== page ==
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Do chicks need heat in summer?

Discussion in 'Raising Baby Chicks' started by Poohb10454, Aug 5, 2013.

  1. Poohb10454

    Poohb10454 Chillin' With My Peeps

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    Sep 3, 2012
    Savannah TN
    I have new chicks coming from the hatchery this week. I've always gotten spring chickens and know they need heat. What about summer? We live in TN and its pretty warm and humid. I don't want them to be too hot.
     
  2. If you brood indoors with ac there is no difference in how the temp should be kept as compared to winter. If you brood in a barn or shed you can EXPAND the brooder so they can get away from the heat source more frequently. Chicks will self regulate temperature but they need to have the space to escape the heat. I have brooded outdoors beginning at 1 week old in Phoenix with no issues in summertime. No drafts allowed.

    You will do just fine. Use your good judgement and things will work out well.
     
  3. Fred's Hens

    Fred's Hens Chicken Obsessed Premium Member

    Here is what chicks need. A safe, dry, clean place with proper ventilation, food and water.

    The also need an environment that mimics the under side of Mother Hen who would brood them, in nature. To achieve that environment, regardless of whether one broods in the basement, the laundry room, the garage or the shed, the temperature needs to be proper. Not too hot as to cook them, not too cool that they pile up and smother themselves under the pile.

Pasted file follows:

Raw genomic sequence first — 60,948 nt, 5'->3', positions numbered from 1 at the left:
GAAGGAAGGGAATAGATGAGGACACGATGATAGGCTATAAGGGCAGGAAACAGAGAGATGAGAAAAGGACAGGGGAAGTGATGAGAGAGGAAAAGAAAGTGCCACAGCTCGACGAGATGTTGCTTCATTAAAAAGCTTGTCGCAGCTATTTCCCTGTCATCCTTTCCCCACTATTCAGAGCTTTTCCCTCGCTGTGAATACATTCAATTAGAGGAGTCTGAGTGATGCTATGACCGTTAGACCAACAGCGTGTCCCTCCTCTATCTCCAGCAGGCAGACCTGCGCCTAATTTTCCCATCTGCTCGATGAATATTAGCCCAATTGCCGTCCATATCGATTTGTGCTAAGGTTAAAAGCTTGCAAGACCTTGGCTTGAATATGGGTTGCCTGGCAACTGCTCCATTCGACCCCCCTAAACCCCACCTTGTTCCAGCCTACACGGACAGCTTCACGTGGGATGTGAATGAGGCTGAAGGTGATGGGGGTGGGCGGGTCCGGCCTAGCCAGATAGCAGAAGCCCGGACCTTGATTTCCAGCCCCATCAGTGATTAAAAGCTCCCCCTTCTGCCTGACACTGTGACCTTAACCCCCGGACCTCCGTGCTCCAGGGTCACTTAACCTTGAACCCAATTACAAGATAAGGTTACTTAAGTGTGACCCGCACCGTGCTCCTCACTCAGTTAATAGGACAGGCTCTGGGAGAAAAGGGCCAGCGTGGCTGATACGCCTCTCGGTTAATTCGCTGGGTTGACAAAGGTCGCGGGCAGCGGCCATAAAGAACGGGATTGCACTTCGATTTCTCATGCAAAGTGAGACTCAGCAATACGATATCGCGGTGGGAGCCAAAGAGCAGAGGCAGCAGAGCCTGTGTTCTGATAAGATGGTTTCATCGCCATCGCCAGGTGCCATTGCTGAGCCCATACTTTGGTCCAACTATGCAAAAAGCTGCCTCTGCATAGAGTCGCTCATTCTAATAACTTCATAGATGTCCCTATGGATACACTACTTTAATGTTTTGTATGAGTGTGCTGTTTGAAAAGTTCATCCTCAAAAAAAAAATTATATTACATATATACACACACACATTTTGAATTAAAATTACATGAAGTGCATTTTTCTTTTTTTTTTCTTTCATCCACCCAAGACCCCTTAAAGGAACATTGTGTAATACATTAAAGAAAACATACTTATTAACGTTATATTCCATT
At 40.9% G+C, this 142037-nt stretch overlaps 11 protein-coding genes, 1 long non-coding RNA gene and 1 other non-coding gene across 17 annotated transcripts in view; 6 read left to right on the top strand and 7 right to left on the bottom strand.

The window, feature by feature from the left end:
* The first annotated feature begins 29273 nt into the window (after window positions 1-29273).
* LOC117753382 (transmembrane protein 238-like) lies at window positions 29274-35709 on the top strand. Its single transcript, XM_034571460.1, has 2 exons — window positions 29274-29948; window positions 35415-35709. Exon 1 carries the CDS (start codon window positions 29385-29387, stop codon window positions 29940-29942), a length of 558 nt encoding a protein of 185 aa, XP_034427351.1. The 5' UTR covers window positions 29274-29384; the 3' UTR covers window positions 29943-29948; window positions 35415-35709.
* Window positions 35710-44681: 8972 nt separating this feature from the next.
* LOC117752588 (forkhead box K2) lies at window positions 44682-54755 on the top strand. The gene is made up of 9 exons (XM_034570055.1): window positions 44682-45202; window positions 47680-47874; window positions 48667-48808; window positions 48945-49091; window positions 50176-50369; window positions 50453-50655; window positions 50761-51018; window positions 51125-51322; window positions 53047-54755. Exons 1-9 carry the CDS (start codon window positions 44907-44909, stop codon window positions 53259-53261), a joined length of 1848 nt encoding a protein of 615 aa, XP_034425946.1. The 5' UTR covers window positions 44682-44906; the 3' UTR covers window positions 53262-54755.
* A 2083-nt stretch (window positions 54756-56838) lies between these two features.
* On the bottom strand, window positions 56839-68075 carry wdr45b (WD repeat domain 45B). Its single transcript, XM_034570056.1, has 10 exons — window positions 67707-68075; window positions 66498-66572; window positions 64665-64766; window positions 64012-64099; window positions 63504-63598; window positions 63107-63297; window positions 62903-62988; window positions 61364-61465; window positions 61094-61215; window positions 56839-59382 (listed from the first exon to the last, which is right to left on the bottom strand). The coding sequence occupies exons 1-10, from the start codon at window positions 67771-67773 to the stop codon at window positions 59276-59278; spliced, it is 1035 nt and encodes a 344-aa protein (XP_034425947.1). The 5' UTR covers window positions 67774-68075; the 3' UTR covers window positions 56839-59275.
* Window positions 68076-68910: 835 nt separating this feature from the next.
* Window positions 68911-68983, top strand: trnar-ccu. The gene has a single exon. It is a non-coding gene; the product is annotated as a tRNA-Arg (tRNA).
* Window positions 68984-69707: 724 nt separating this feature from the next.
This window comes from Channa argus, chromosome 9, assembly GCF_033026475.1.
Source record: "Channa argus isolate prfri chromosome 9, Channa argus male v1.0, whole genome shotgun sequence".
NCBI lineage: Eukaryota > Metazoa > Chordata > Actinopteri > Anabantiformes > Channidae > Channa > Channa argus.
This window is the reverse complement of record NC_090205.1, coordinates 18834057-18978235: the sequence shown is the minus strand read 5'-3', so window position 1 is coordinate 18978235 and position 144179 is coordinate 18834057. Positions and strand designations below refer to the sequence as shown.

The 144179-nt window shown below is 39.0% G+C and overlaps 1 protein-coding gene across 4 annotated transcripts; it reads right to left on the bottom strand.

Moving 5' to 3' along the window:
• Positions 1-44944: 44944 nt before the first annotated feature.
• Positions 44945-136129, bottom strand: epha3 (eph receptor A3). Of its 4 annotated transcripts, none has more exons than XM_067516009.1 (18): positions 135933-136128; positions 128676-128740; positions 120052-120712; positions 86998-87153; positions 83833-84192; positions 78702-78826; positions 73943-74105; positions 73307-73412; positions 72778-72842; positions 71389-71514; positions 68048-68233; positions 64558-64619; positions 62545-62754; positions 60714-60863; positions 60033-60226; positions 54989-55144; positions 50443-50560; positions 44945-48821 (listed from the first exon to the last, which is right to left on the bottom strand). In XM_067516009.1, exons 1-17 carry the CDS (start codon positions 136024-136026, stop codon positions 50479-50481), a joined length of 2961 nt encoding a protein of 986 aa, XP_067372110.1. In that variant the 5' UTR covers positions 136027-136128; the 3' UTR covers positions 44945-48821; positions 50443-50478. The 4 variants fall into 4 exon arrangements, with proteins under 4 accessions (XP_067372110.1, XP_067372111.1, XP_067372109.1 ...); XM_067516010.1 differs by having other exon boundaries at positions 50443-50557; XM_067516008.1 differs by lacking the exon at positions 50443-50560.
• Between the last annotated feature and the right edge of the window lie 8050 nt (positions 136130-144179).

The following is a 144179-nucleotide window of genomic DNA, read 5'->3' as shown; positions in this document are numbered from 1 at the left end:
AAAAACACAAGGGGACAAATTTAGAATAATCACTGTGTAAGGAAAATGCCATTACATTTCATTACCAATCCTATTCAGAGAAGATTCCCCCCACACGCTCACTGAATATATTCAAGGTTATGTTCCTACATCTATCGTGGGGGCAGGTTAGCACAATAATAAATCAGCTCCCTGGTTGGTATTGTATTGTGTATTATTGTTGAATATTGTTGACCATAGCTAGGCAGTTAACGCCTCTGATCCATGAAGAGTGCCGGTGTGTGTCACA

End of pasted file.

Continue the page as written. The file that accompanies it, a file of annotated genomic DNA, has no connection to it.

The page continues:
A basement works well because the temps are rather constant, allowing you to use a wattage bulb, hung in the right height, to provide a good, comfortable environment. They'll want that temp at 85-90 the first week, and then a wee bit cooler in subsequent weeks. I don't bother with a thermometer. The chick's body language is far, far more accurate. The brooder needs to be big enough for the chicks to "self adjust". If they pile up under the heat circle, it is too cool. If they avoid the heat circle and stand panting? You're cooking them. It's really that basic. Watch them and respond appropriately.

    Big brooder are always better, for a host of reasons, than small, cramped brooders.

    If you brood in the garage, you may find your daytime temps are warm enough out there to put the lamp on a timer. Maybe not the first week, but in subsequent weeks. If your garage is 90F during hot days? No heat is needed. If it falls to 70F in the earning morning hours before sunrise? They'd need a bit of added warmth.

    It just doesn't take much supplemental heat to raise ambient air that is already 80F. Hope this makes sense.
     
    Last edited: Aug 5, 2013

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